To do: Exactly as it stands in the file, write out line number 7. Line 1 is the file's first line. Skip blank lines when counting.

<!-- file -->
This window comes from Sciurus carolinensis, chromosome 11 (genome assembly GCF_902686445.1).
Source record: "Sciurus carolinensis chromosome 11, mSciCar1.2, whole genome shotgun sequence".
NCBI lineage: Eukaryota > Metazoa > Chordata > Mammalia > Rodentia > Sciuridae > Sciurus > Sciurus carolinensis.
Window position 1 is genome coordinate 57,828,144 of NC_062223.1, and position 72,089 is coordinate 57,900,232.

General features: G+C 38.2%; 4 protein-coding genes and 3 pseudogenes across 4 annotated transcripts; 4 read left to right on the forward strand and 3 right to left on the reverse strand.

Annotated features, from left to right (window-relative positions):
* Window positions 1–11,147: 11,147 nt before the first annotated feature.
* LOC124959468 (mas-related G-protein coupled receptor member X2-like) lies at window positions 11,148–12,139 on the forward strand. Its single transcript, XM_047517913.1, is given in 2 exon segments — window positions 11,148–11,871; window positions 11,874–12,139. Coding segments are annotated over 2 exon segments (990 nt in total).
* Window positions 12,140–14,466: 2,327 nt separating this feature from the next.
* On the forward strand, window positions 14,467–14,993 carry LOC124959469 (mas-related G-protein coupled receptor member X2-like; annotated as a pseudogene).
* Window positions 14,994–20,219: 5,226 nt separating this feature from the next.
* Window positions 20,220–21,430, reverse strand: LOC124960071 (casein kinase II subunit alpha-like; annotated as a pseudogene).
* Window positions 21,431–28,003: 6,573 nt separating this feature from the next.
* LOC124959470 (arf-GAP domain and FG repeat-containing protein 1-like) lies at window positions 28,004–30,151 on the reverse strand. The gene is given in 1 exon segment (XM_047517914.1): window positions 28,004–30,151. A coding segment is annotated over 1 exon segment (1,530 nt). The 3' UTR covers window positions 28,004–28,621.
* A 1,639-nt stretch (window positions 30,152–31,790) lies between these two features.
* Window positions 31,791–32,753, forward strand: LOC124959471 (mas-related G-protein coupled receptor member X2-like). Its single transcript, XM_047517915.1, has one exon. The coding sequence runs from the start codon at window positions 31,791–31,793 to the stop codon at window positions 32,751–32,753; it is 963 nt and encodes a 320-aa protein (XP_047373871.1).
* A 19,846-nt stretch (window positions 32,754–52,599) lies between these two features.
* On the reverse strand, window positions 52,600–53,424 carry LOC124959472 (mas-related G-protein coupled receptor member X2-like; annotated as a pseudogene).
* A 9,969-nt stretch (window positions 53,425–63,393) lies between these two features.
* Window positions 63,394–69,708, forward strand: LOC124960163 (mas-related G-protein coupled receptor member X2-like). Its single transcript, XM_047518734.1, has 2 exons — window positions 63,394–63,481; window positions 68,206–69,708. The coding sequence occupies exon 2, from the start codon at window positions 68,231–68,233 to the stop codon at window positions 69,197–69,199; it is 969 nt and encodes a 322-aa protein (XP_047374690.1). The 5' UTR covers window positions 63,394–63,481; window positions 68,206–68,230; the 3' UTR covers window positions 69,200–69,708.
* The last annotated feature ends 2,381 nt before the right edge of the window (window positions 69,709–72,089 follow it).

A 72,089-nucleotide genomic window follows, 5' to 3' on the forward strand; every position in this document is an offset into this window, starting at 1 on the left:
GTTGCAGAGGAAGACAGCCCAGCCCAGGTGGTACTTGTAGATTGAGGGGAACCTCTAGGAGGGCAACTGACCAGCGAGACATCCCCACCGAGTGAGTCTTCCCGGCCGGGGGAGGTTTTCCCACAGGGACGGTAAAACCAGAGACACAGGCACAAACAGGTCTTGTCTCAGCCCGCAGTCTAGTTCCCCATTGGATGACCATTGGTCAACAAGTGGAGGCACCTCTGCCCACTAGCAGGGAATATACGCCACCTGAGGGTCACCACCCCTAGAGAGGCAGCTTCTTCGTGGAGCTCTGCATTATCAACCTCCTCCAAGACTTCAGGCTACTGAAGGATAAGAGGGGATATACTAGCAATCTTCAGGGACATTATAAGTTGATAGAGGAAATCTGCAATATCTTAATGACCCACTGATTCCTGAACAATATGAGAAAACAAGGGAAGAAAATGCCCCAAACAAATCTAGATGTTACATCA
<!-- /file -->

* Window positions 1–11,147: 11,147 nt before the first annotated feature.